Behn started working for two of the theater companies that had started up, first as a scribe, then as a playwright. Fittingly, the timelines I’ve seen are contradictory, but her first plays either were or weren’t commercial successes, but either a later or the first one was. But forget which play it was, one of them ran for six nights, and that counted as a smash hit. The income from the third day (and the sixth if there was one, and the ninth if miracles should occur) of a run went to the author, so she got the income from two nights. 

She went on to write and publish an assortment of other plays, some successful, some not, and one–now lost–a complete disaster, involving an arrest for an abusive prologue (or epilogue–take your pick) attacking the Duke of Monmouth. She was (probably) let off with a warning.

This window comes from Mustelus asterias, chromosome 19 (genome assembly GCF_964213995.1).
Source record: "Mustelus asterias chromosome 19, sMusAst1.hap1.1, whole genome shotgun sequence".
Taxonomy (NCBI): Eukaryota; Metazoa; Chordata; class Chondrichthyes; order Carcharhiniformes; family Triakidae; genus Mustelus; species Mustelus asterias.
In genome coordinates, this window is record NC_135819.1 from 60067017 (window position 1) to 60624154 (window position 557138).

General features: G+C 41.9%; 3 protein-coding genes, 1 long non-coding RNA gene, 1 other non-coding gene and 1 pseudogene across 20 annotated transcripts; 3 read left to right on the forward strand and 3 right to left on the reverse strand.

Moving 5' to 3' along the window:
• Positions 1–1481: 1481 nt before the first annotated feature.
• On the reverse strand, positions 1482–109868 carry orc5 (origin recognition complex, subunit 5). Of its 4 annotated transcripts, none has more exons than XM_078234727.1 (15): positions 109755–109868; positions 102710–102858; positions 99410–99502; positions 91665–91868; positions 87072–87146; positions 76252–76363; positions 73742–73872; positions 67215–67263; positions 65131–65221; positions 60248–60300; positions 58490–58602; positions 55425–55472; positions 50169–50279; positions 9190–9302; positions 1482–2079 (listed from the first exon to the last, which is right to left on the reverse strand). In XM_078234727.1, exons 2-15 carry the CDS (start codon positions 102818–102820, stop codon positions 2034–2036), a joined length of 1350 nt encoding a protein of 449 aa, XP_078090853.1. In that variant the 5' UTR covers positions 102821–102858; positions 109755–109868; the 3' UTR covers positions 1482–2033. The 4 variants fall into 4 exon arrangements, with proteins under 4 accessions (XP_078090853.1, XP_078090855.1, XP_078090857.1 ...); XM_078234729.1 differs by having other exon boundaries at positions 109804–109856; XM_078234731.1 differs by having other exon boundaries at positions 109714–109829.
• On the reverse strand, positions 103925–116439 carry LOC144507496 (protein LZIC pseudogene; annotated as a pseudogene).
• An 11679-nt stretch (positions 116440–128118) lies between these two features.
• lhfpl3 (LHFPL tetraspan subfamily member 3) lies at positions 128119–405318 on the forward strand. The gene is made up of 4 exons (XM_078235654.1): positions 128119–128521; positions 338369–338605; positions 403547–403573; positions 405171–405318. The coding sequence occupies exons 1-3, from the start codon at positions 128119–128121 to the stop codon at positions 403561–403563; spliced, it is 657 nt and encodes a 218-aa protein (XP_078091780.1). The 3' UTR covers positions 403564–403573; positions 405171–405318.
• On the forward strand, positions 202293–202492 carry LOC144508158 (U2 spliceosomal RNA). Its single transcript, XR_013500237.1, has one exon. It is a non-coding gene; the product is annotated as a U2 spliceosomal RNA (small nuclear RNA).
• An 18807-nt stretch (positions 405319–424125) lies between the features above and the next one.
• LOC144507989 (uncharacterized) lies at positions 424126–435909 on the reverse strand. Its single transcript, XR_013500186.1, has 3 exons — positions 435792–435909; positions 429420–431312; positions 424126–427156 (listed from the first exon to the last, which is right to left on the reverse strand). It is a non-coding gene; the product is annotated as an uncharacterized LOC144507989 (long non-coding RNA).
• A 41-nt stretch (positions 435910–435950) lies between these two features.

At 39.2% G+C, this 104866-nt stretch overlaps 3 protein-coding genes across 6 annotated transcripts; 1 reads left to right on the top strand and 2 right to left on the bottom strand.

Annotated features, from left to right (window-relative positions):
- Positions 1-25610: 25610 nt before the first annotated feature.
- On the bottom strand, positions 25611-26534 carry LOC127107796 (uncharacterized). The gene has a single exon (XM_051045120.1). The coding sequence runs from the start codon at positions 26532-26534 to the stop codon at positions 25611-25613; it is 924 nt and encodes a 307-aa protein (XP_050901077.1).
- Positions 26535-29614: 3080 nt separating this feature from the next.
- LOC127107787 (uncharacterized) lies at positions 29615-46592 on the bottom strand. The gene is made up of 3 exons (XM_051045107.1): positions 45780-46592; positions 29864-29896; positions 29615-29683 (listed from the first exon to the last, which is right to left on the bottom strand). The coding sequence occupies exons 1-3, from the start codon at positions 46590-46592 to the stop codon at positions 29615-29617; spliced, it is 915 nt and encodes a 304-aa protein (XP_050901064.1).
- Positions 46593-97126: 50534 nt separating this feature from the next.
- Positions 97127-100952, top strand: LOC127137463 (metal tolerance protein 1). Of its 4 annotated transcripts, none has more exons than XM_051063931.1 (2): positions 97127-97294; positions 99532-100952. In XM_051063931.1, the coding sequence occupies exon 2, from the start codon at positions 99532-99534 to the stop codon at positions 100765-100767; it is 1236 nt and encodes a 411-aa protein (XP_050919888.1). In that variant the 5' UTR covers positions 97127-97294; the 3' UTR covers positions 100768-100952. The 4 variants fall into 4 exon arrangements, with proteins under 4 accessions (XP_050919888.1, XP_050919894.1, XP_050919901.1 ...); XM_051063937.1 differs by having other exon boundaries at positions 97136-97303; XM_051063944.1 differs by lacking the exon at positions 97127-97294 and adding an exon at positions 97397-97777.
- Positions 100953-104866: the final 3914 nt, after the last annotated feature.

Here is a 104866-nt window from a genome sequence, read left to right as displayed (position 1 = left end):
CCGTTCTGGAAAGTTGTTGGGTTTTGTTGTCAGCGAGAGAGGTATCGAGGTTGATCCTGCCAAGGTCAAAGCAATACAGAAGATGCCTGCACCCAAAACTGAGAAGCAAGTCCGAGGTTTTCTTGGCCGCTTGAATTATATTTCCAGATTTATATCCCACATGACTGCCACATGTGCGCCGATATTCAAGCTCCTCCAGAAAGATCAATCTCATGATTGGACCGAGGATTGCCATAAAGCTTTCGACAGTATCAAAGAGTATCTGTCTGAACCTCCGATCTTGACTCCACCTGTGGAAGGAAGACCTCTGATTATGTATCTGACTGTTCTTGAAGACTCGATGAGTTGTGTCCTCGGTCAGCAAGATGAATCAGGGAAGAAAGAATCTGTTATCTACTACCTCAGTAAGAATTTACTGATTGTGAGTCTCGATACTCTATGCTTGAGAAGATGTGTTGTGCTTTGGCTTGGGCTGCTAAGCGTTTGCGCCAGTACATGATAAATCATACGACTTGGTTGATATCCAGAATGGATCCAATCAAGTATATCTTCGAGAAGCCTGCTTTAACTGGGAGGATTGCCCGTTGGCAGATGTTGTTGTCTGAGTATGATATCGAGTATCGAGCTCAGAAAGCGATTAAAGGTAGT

Nope, I have no idea what it said. It’s lost. Sorry. 

Some of her plays were definitely her plays. Others might have been her plays but might have been someone else’s. During her lifetime, a lot of her work was published anonymously, which helps explain the murkiness over what was her work and what wasn’t.

She also published novels and poetry. 

She had a couple of lovers. One of them, John Hoyle, is believed to have written the epitaph (not to be confused with that troublesome epilogue) that’s on her tombstone: “Here lies a proof that wit can never be Defence enough against mortality.”

She died in 1689, at forty-nine.